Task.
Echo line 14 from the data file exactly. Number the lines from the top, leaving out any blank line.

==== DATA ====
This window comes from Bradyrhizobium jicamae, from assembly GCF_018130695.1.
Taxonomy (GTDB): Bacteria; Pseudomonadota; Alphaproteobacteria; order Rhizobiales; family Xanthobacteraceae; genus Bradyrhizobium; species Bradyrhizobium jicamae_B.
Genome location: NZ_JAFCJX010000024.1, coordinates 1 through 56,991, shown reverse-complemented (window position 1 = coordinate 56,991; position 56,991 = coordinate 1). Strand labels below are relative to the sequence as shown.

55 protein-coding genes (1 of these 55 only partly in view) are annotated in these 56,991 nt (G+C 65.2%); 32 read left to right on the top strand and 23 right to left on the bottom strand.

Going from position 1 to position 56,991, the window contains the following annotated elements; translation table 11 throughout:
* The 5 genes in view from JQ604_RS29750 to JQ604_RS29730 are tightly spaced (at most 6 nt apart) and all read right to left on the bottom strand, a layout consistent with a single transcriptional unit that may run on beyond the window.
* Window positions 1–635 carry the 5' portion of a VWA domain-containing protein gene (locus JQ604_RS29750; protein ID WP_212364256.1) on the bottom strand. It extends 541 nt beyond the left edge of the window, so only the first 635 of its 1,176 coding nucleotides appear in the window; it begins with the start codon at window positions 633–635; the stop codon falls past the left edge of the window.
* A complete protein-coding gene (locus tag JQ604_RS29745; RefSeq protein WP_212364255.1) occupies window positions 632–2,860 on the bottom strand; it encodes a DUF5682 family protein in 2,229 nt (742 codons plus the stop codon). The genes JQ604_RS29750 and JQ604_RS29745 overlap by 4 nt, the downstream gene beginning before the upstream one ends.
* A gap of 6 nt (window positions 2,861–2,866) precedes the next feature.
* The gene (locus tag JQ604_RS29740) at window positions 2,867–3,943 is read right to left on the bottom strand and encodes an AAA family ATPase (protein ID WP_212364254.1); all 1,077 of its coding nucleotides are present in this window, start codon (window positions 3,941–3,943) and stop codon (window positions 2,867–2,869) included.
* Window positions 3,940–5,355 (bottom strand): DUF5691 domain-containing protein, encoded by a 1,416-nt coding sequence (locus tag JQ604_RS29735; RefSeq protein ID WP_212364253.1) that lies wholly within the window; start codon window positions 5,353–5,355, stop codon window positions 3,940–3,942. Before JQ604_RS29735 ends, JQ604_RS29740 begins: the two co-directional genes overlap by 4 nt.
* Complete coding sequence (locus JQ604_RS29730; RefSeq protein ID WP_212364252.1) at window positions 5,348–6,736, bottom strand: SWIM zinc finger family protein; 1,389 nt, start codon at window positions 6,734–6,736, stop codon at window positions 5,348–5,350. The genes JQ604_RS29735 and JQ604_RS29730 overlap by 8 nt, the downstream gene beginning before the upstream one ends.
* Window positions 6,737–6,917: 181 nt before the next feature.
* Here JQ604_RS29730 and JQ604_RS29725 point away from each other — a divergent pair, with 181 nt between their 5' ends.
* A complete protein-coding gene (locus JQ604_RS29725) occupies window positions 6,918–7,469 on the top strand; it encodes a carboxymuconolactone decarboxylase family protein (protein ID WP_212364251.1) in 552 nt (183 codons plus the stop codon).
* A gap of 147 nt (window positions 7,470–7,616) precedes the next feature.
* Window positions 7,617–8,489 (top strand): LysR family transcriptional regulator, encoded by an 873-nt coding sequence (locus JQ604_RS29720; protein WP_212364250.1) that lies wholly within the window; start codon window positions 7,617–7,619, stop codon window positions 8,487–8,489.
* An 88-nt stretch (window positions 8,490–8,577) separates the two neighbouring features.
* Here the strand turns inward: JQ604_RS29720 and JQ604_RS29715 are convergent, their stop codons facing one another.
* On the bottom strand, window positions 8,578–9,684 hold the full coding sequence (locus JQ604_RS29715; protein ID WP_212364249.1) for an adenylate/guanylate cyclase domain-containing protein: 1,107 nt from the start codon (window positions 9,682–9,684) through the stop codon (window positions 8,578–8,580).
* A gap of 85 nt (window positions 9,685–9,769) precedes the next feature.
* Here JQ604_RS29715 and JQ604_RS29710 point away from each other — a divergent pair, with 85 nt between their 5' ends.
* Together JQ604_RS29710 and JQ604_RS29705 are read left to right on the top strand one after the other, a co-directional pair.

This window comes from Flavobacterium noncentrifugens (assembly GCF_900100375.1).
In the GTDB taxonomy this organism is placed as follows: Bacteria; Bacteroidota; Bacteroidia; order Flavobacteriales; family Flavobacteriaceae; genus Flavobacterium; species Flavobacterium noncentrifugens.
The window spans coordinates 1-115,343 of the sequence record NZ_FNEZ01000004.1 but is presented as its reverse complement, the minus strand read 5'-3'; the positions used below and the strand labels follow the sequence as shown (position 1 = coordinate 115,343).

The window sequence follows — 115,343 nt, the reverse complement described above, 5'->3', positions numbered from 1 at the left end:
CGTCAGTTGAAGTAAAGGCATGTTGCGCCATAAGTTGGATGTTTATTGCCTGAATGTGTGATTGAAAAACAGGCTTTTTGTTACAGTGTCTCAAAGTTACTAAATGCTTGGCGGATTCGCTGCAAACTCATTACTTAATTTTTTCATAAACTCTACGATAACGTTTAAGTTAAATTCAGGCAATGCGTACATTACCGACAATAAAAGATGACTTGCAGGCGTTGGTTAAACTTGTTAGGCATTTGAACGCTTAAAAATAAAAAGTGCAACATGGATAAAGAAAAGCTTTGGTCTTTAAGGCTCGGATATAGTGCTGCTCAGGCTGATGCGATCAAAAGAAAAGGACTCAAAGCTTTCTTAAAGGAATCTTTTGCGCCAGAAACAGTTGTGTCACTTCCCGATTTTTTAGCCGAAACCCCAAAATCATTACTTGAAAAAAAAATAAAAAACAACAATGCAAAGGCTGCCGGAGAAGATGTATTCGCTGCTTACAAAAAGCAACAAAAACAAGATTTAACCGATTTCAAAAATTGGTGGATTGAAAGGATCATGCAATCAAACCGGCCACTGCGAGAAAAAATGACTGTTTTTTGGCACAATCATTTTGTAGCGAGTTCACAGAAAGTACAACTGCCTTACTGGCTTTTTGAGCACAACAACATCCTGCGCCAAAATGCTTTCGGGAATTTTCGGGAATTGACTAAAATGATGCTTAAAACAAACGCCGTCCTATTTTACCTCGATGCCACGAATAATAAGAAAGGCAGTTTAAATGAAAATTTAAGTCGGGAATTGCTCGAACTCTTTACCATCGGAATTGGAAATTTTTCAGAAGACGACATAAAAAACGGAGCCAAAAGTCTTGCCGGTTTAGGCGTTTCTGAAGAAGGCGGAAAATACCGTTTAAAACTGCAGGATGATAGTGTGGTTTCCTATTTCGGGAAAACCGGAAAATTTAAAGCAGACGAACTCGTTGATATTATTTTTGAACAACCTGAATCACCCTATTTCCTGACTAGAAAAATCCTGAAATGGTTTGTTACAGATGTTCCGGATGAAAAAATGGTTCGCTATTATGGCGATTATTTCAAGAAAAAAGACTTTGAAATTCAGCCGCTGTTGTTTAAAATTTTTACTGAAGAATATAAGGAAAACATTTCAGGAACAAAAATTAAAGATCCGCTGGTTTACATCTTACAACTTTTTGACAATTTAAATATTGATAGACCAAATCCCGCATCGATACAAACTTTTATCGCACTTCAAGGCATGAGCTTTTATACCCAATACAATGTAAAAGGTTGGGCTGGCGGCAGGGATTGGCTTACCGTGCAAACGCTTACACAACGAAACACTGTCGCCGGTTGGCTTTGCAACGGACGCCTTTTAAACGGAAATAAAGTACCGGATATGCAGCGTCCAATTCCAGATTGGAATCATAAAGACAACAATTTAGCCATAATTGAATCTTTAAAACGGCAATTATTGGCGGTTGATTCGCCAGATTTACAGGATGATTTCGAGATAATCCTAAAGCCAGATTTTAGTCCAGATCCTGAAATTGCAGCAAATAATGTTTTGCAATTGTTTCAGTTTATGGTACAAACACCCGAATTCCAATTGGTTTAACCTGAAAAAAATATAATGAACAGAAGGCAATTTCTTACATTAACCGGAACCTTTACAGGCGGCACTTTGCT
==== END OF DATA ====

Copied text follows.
* Here JQ604_RS29730 and JQ604_RS29725 point away from each other — a divergent pair, with 181 nt between their 5' ends.